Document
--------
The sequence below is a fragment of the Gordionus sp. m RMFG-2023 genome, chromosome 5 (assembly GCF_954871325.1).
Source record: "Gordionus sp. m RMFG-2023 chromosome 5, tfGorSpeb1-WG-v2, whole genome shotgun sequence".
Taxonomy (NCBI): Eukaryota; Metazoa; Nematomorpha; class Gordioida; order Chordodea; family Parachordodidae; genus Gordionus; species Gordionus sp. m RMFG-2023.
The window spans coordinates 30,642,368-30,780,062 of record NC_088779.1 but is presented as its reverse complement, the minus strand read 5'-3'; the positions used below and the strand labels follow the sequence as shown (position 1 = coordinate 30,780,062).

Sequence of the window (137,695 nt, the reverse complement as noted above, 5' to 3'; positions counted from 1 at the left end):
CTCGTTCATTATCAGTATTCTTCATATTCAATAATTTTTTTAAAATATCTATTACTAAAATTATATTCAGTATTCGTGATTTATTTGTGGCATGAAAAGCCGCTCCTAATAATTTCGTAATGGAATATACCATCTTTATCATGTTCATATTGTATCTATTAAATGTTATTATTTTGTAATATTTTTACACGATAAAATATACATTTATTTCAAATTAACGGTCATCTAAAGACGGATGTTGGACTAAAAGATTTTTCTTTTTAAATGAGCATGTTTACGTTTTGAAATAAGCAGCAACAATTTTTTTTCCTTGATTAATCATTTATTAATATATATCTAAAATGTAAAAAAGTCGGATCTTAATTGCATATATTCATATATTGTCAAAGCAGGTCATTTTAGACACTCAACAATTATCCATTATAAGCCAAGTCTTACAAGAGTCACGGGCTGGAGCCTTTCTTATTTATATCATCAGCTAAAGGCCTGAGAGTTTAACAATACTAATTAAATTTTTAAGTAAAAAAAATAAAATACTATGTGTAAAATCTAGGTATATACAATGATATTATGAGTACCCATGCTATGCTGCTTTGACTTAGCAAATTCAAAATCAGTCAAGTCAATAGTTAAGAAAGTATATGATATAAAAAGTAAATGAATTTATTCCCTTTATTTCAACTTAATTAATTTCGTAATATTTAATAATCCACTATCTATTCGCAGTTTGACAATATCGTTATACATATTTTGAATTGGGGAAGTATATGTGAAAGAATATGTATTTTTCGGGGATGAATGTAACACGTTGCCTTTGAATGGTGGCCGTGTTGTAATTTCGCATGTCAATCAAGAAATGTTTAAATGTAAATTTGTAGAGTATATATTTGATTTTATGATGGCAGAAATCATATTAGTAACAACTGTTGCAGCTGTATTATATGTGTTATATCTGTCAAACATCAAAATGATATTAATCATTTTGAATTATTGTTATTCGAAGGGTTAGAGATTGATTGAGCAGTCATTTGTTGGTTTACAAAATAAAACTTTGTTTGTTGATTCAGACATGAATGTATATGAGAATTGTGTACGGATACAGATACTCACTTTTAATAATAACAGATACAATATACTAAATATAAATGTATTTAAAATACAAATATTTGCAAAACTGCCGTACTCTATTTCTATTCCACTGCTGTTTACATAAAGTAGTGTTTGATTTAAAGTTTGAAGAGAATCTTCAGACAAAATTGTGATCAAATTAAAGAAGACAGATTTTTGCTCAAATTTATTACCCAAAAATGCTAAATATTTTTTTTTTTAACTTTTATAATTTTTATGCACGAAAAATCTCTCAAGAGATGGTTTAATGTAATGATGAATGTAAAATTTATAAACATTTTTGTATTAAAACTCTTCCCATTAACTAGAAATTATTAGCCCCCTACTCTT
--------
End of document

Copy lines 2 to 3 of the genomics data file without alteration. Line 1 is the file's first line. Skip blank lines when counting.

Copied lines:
Source record: "Gordionus sp. m RMFG-2023 chromosome 5, tfGorSpeb1-WG-v2, whole genome shotgun sequence".
Taxonomy (NCBI): Eukaryota; Metazoa; Nematomorpha; class Gordioida; order Chordodea; family Parachordodidae; genus Gordionus; species Gordionus sp. m RMFG-2023.